1. How would I store the data pure EXE file in my C++ program? I know if I have the memory I can just dump it into a new file.
If you're under Windows, you can store the executable as a binary resource inside the larger executable, and then extract it as needed.
2. I have a few string constants at the start of my EXE (#defines in the original c++ code). Can I edit these on the programs copy of the EXE file before writing the data to disk? I know I could make a seperate file containing the constants and have the generated EXE read these in, but I'd rather it was created with the data embedded.
Maybe yes, maybe no. In any case, the new string contents will probably have to be the same size as the old one, or you'll likely break everything. In general, this is not good design. What's wrong with a resource file? Clearly if the strings are capable of changing they aren't meant to be constants.
I understand the concept in the first point (for a self-contained installer, for instance) but the second point doesn't make sense to me. If this is for localization, there are better solutions than hammering in different text inside the executable. But I don't know.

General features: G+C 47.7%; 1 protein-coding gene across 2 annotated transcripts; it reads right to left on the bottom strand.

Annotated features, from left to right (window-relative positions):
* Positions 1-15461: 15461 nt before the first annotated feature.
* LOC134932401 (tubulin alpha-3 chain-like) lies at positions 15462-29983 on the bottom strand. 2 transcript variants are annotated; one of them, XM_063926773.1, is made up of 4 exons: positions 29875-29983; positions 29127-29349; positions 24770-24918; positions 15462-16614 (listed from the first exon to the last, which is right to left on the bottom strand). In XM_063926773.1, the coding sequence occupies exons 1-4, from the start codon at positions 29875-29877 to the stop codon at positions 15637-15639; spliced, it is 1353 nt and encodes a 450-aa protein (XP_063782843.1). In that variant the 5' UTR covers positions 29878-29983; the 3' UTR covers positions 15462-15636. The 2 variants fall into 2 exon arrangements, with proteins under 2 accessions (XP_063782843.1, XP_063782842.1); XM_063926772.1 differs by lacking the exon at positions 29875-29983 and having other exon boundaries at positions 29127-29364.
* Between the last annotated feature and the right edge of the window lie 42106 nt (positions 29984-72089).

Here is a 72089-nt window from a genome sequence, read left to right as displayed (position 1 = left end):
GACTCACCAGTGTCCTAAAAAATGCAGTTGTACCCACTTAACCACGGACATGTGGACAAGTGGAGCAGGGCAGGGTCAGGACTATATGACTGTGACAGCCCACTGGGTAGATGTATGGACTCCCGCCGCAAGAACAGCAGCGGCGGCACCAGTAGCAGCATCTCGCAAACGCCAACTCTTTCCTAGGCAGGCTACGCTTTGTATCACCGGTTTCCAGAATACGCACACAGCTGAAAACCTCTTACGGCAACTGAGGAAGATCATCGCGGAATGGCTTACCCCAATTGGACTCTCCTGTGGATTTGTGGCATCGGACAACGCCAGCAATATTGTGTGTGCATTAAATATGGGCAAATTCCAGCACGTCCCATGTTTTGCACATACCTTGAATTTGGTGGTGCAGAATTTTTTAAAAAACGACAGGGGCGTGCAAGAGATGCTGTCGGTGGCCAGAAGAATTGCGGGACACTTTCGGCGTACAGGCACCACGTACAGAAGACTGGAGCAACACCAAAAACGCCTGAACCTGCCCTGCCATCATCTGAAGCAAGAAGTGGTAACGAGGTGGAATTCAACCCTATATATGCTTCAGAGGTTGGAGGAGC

The slowsort algorithm is a perfect illustration of the multiply and surrender paradigm, which is perhaps the single most important paradigm in the development of reluctant algorithms. The basic multiply and surrender strategy consists in replacing the problem at hand by two or more subproblems, each slightly simpler than the original, and continue multiplying subproblems and subsubproblems recursively in this fashion as long as possible. At some point the subproblems will all become so simple that their solution can no longer be postponed, and we will have to surrender. Experience shows that, in most cases, by the time this point is reached the total work will be substantially higher than what could have been wasted by a more direct approach.
- Pessimal Algorithms and Simplexity Analysis